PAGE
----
The Dallas Morning News is the first to get Governor Rick Perry to speak publicly about the wrongful execution of Todd Willingham. No surprise from Perry. He rejects the scientific analysis and thinks Willingham was guilty. It is time for the people of Texas to elect a new governor. Perry has several opponents in the Republican primary and if he survives the primary, he will face the winner of the Democratic primary in November 2010.
Sign the petition to Governor Rick Perry and the State of Texas to acknowledge that the fire in the Cameron Todd Willingham case was not arson, therefore no crime was committed and on February 17, 2004, Texas executed an innocent man.
Governor Rick Perry today strenuously defended the execution of a Corsicana man whose conviction for killing his daughters in a house fire hinged on an arson finding that top experts call junk science.
“I’m familiar with the latter-day supposed experts on the arson side of it,” Perry said, making quotation marks with his fingers to underscore his skepticism.
Even without proof that the fire was arson, he added, the court records he reviewed before the execution of Cameron Todd Willingham in 2004 showed “clear and compelling, overwhelming evidence that he was in fact the murderer of his children.”
These were the governor’s first direct comments on a case that has drawn withering criticism from top fire experts.
Death penalty critics view the Willingham case as a study in shoddy – or at least outdated – science, and they consider it the first proven instance in 35 years of an executed man being proven innocent after death.
“Governor Perry refuses to face the fact that Texas executed an innocent man on his watch. Literally all of the evidence that was used to convict Willingham has been disproven – all of it,” said Barry Scheck, co-director of the Innocence Project, a nonprofit group affiliated with the Cardozo School of Law in New York that has championed the case. “He is clearly refusing to face reality.”
Three independent reviews over the last five years, involving seven of the nation’s top arson experts, found no evidence the fire was set intentionally. The most recent is a report commissioned by the Texas Forensic Science Commission.
The author, renowned arson expert Craig Beylor, blasts the investigators who handled the Willingham case, finding that they misread the evidence and based their conclusions on a “poor understanding of fire science.”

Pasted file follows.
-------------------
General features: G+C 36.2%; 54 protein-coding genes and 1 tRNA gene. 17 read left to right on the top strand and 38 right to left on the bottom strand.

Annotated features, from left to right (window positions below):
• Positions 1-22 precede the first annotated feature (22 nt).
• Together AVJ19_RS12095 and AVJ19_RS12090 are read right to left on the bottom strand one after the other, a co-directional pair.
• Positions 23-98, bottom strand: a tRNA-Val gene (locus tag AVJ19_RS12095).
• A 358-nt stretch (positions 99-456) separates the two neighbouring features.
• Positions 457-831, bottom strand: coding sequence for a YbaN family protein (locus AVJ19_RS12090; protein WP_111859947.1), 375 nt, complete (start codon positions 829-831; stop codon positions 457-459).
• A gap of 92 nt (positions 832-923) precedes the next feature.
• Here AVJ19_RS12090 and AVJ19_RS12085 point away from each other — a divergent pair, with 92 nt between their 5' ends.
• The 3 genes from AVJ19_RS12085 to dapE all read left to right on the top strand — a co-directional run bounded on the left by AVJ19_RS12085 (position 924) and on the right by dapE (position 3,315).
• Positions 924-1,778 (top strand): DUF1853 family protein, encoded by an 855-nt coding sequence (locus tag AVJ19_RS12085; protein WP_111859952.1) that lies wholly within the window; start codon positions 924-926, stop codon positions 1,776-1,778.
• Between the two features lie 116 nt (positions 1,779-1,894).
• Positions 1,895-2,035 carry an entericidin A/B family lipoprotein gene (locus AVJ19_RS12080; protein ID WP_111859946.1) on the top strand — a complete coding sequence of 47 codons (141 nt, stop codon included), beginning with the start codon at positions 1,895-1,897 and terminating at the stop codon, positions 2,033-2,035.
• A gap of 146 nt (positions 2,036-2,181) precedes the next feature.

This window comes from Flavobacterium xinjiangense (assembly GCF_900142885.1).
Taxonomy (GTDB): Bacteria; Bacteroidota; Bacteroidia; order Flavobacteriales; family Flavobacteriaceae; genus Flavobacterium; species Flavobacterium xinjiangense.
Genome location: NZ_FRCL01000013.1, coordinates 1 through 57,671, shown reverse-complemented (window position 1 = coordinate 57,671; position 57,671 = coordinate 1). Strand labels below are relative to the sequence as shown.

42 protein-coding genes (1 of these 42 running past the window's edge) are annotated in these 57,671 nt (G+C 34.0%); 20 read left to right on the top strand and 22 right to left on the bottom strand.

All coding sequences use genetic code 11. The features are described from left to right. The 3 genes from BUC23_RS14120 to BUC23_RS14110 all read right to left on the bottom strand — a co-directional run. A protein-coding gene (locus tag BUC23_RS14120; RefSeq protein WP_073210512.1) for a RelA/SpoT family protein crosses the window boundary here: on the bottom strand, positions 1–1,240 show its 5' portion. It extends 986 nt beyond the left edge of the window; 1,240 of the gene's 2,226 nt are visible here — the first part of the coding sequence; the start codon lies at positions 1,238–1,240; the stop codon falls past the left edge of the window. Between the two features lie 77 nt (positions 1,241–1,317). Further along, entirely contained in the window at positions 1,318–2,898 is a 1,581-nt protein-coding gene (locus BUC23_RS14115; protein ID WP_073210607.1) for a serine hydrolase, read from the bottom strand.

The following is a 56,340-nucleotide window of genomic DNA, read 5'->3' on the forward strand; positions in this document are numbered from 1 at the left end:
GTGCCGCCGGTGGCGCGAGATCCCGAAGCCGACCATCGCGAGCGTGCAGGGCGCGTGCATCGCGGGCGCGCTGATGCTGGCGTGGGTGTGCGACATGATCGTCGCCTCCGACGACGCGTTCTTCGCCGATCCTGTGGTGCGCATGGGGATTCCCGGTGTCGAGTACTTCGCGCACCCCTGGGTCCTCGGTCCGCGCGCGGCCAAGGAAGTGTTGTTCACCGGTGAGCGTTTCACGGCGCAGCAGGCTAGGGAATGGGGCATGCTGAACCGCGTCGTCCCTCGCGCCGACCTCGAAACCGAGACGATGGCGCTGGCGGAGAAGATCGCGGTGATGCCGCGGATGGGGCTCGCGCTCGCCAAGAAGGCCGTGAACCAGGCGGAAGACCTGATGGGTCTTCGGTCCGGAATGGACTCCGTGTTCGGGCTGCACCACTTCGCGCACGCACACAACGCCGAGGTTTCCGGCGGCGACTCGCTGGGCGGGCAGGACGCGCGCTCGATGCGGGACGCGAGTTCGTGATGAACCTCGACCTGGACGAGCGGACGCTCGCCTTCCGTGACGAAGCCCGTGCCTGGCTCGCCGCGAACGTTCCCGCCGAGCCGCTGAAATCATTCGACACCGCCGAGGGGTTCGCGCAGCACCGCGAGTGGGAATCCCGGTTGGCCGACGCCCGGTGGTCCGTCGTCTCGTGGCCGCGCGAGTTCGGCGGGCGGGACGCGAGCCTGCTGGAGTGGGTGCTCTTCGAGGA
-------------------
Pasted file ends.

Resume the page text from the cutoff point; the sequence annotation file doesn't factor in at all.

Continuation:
The commission says it is reviewing the Beyler report and other evidence and will issue a conclusion next year.
The fire took place two days before Christmas 1991, and claimed the lives of Willingham’s three daughters: 2-year-old Amber, and 1-year-old twins, Karmon and Kameron.
State fire investigators and Corsicana fire officials maintained that burn patterns, cracked windows and other signs pointed to arson.
Willingham, 24 at the time and an unemployed auto mechanic, had only superficial burns. He said he’d run outside after Amber alerted him to the fire, looking for the others, and couldn’t reenter because the blaze grew so quickly.
He had a criminal record for burglary and grand larceny. He had once beaten his pregnant wife, and a jailhouse snitch said he’d confessed.
At trial, prosecutors told jurors that Willingham had intentionally left his daughters to die in a burning home.
But myriad scientists say that conclusion of arson was based on outdated training that, at the time of trial 15 years ago, had already been replaced by science-based methods that would have pointed to bad wiring or a space heater.
Willingham protested his innocence to the end. Strapped to a gurney awaiting lethal injection on Feb. 17, 2004, he asserted that “I am an innocent man — convicted of a crime I did not do.”
The Board of Pardons and Paroles, appointed by the governor, had rejected the appeal his lawyers had filed three days earlier. Hours before the execution, the lawyers appealed directly to Perry.
The appeal included a report from a widely respected fire expert, Gerald Hurst, that cast serious doubt on the arson finding.
Hurst, a Cambridge-educated chemist who was chief scientist for the nation’s largest explosive manufacturer, says the signs used as proof that an accelerant had been poured were almost certainly the result of “flashover” – an intense heat burst that causes an entire room to erupt in flame.
The effects of flashover can mimic arson.
In 2004, the Chicago Tribune asked three fire experts to evaluate the case. Their testing confirmed Hurst’s report. The case was recently featured in an extensive article in The New Yorker, launching a new round of questions.